BATS Theatre, Wellington Sept/Oct 2016

The audio for Vanilla Miraka is presently unavailable

Vanilla Miraka is the latest work from award-winning Wellington actress and comedian Hayley Sproull (Milky Bits, Miss Fletcher Sings the Blues). It's an unflinchingly hilarious personal investigation into her bicultural New Zealand heritage.
Vanilla Miraka is about cultural clue-lessness.

Hayley Sproull identifies as a disconnected, quarter-caste Māori with white skin who has no clue what is happening on the marae. Jumping between stand-up comedy, song and sketch, the autobiographical Vanilla Miraka blurs the lines between self-exploration and self-deprecation as it tries to answer the question ‘Where do I fit within my own culture?’

Sproull created Vanilla Miraka after arriving home from a holiday in India to find that her grandmother had passed away. Hurled from the loud and colourful culture of New Delhi to her whanau's Marae in Tinopai, she was surprised and intrigued that a family tangi could evoke such a profoundly similar feeling of cultural dissonance.

“Despite proudly boasting my quarter-Māori make up my whole life, I struggled when I was forced to engage with my culture head-on. When my Nana died, so did my connection with being Māori.”

Sproull isn’t one to shy away from discomfort, but she’s also not the type to indulge in typical navel gazing. Instead, she knew that comedy would be the best tool to use to navigate her personal connection with Māoridom. Creating Vanilla Miraka was a way for Sproull to revisit and replay some of the most hilarious, awkward and moving experiences she had while exploring her whakapapa and her place within it.

Director Jo Randerson and performer Hayley Sproull

Director Jo Randerson and performer Hayley Sproull Photo: RNZ

Directed by one of New Zealand’s most talented comic devisers, Jo Randerson (Banging Cymbal, Clanging Gong, White Elephant), Vanilla Miraka will have you dropping reo bombs before you can say ‘where’s the wharepaku?’

As director and mentor, Jo Randerson’s keen eye and comedic intelligence makes her a perfect fit for Vanilla Miraka, where she’s helped shape Sproull’s personal story into a show that is both disarmingly funny and profoundly unsettling. Both Randerson and Sproull are known for their bold, visceral comedy; the kind where you laugh out loud even as you feel the knife twist in your guts.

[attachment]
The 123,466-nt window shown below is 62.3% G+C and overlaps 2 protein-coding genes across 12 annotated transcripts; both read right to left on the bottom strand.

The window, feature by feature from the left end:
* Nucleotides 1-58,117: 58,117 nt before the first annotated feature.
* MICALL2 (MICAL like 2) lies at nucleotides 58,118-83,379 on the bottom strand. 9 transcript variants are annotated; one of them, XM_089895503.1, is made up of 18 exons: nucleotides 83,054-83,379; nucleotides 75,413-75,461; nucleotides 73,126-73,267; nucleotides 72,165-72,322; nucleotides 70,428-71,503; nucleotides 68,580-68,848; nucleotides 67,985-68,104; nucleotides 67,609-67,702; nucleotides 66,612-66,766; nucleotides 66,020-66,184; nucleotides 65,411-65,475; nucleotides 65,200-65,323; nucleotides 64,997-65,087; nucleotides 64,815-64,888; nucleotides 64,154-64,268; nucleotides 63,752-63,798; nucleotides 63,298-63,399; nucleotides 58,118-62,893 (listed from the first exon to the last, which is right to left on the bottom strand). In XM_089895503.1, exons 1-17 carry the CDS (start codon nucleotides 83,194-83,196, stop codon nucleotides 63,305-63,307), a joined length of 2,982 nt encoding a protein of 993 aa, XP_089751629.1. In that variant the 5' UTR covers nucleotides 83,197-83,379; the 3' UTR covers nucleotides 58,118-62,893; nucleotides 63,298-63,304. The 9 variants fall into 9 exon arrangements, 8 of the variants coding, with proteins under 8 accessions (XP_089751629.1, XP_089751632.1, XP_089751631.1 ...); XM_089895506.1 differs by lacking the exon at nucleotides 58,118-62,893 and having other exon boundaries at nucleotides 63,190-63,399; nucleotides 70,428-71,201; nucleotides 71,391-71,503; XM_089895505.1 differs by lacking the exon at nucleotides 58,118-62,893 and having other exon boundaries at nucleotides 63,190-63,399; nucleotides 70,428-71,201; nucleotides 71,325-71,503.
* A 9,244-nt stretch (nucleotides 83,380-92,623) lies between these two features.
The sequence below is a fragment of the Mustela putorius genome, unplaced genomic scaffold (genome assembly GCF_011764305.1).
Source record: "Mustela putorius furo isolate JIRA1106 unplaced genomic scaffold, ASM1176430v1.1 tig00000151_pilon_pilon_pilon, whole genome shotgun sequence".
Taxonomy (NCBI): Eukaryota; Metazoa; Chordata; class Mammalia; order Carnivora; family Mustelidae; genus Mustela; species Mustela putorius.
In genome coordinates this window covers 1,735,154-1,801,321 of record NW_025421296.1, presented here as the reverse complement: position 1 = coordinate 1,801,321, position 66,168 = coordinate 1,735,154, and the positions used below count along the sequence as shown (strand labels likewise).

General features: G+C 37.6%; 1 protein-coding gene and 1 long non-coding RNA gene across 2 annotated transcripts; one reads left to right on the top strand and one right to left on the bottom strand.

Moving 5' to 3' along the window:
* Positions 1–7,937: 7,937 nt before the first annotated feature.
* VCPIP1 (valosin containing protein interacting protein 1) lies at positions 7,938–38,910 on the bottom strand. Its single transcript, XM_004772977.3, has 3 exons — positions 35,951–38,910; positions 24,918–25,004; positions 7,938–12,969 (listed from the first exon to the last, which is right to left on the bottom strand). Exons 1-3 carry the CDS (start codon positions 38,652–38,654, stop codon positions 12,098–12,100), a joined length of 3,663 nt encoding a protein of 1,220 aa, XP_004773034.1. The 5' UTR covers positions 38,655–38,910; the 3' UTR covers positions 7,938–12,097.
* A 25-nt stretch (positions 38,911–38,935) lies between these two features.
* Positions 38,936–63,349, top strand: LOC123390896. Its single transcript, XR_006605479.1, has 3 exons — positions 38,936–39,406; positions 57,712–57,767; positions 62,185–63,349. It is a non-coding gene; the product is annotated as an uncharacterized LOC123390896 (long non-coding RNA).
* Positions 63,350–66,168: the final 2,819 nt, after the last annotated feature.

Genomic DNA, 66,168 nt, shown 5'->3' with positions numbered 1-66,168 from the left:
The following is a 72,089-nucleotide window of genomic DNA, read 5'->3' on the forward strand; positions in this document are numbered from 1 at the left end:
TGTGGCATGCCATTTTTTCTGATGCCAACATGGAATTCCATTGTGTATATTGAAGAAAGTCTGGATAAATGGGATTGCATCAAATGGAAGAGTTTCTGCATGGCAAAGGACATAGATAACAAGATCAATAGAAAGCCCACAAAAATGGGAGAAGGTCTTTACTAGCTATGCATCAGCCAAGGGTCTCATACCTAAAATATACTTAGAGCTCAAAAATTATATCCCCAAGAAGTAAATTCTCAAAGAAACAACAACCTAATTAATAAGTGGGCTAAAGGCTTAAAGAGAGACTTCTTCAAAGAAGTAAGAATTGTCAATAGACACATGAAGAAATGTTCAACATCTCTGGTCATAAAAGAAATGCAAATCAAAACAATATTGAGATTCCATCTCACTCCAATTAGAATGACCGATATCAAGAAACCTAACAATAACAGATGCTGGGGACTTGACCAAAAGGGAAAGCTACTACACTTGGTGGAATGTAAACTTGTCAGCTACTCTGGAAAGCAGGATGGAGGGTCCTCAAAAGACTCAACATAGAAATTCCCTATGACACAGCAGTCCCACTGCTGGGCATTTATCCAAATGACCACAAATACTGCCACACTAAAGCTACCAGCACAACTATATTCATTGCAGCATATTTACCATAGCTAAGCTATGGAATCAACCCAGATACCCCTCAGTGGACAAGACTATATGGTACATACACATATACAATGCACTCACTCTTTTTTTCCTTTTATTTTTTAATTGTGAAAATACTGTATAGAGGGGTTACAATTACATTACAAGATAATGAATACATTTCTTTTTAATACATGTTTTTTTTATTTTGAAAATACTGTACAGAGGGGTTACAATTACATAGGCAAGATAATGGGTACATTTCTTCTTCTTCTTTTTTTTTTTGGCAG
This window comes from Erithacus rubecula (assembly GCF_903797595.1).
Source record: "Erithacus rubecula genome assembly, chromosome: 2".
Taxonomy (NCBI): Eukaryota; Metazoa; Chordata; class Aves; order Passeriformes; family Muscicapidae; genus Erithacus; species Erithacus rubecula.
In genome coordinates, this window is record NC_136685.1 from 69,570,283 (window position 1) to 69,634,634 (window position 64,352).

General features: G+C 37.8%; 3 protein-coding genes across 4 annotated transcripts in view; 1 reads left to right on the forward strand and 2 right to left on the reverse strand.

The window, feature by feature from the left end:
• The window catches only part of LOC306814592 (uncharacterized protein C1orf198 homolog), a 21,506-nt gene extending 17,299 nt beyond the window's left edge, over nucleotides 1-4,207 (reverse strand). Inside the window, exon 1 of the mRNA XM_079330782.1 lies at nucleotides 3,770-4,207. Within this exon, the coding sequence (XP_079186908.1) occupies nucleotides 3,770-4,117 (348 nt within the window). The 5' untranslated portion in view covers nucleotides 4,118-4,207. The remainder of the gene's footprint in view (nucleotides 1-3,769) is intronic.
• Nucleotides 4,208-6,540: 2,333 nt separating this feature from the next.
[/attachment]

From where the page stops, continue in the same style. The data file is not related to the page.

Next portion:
Of Auckland's Basement Theatre production, Janet McAllister (NZ Herald) says:

"Pleasingly the show is not tidy and didactic with a neat solution; instead, there is a lot of space for the audience to think through their own ideas. 'Let me in' Sproull sings, 'So I can know what you all seem to know.'

Perceptions of the show depend partially on whether you're thinking of Sproull as Maori or non-Maori but, of course, she can be both. Vanilla Miraka is light as a cloud on top, but there's also real poignancy here. A masterly balancing act."

Vanilla Miraka marks the beginning of a year-long partnership between RNZ and BATS Theatre - Live On Stage. Now!

Engineer Marc Chesterman sets up his sound gear to record "Vanilla Miraka" at BATS Theatre

Engineer Marc Chesterman sets up his sound gear to record 'Vanilla Miraka' at BATS Theatre Photo: RNZ

Live On Stage, Now! will make audio recordings of selected productions and events live on stage at BATS over the next 12 months. RNZ and BATS hope to make top-quality New Zealand stage works more available to audiences everywhere, within the theatre itself and beyond.

The partnership will mean greater opportunities for New Zealand artists, and a chance for more people to access fantastic new Kiwi theatre productions. Recorded productions will be played on air on RNZ once at the beginning of the on-stage season at BATS, and then will become available online on the RNZ website for a limited time after the stage run ends.

RNZ's Commissioning Editor for Drama Adam Macaulay with BATS Programme Manager Heather O'Carroll at the launch of Live On Stage. Now!

RNZ's Commissioning Editor for Drama Adam Macaulay with BATS Programme Manager Heather O'Carroll at the launch of Live On Stage. Now! Photo: RNZ

Adam Macaulay, RNZ’s Commissioning Editor for Drama, says “It’s about giving these productions a nation-wide profile, increasing the buzz around them and extending their life beyond the walls of the theatre. And we get to support the great work BATS is doing.”

Heather O’Carroll, Programme Manager at BATS says, “We are thrilled to partner with RNZ, another vital organisation in Wellington's artistic community, to provide a valuable opportunity to showcase our artists and BATS Theatre as a home for new New Zealand work on a national platform.”

RNZ is very happy to partner with BATS Theatre for Live On Stage. Now!

BATS Theatre is a not-for-profit pick ‘n’ mix of live performance awesomeness. They've been brightening up the Wellington night with theatrical good times since 1989.